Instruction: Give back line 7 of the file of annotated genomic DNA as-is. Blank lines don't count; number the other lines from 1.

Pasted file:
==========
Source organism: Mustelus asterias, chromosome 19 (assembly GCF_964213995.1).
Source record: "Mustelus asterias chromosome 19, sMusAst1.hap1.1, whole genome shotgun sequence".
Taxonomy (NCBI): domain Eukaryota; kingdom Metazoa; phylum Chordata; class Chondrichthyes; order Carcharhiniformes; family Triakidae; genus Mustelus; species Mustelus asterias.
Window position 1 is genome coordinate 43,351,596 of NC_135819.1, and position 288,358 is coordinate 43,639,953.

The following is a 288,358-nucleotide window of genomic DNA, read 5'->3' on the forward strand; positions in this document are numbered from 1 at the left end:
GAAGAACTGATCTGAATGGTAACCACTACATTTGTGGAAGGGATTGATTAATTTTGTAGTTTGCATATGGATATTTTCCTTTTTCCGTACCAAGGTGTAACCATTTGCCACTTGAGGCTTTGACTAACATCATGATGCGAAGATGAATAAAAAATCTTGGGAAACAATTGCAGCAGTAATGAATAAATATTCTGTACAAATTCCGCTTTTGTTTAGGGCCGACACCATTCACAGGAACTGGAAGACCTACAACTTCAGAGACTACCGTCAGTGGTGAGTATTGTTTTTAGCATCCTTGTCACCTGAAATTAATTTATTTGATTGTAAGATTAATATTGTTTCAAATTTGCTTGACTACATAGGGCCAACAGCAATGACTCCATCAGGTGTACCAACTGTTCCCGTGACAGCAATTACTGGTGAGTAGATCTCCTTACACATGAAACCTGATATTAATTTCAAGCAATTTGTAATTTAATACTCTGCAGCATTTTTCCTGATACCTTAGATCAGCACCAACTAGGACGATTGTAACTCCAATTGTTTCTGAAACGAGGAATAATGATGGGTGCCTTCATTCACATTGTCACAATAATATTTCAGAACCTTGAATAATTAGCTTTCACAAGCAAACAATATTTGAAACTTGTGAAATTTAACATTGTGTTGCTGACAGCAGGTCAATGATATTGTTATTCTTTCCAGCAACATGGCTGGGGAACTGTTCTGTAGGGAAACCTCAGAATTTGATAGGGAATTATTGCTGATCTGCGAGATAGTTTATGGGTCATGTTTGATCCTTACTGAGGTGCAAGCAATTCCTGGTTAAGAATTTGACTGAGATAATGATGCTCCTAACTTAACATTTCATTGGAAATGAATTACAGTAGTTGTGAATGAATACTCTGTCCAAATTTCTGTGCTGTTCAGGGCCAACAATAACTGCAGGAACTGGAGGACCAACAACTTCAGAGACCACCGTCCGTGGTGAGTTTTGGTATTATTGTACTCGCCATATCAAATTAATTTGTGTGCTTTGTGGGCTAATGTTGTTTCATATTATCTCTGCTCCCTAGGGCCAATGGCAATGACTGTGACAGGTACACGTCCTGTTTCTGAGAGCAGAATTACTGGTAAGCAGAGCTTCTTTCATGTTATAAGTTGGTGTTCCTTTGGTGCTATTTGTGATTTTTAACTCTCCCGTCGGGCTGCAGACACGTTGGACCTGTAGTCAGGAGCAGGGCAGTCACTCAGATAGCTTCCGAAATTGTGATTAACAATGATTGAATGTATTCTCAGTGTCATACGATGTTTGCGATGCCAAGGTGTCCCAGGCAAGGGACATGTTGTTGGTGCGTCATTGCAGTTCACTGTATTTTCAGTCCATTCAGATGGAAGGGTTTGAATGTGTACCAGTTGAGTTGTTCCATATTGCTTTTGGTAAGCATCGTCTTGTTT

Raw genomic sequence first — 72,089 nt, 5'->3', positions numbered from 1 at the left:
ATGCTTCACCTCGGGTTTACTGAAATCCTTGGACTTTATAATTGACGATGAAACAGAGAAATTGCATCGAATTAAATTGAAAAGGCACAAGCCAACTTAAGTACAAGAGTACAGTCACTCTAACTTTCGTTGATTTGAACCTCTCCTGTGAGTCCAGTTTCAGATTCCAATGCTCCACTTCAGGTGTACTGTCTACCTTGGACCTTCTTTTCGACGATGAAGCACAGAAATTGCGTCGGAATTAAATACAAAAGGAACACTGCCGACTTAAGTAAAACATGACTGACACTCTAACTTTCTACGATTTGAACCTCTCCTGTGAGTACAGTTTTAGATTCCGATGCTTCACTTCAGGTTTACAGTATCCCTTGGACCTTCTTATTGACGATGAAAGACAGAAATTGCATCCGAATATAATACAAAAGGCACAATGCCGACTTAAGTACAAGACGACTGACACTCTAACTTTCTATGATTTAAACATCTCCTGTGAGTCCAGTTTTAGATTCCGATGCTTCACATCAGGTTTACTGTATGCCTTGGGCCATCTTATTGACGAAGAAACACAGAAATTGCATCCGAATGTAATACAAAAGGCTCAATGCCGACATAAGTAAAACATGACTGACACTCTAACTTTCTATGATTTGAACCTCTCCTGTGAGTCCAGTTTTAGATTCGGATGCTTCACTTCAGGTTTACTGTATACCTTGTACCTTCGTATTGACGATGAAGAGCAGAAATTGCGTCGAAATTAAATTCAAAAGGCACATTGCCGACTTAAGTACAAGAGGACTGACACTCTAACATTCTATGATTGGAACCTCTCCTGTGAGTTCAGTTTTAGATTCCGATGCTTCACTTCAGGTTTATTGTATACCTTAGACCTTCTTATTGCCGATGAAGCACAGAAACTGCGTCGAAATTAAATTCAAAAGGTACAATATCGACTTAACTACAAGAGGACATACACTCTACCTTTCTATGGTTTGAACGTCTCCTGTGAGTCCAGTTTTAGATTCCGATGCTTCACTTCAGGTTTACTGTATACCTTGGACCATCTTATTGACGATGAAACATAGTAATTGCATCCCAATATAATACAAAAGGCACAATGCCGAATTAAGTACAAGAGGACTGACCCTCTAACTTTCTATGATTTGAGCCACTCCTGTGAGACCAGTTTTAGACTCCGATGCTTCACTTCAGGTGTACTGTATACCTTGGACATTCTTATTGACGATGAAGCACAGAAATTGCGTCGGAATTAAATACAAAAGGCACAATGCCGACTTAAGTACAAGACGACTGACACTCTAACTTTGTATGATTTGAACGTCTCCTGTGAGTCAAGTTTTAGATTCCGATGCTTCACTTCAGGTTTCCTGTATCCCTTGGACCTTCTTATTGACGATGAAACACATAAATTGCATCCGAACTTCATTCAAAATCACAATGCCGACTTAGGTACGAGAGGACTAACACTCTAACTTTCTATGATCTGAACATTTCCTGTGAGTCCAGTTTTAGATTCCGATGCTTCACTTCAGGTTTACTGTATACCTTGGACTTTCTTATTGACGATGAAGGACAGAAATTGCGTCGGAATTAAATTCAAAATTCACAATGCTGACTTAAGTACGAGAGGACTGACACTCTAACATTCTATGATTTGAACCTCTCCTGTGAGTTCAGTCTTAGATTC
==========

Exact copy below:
Raw genomic sequence first — 72,089 nt, 5'->3', positions numbered from 1 at the left: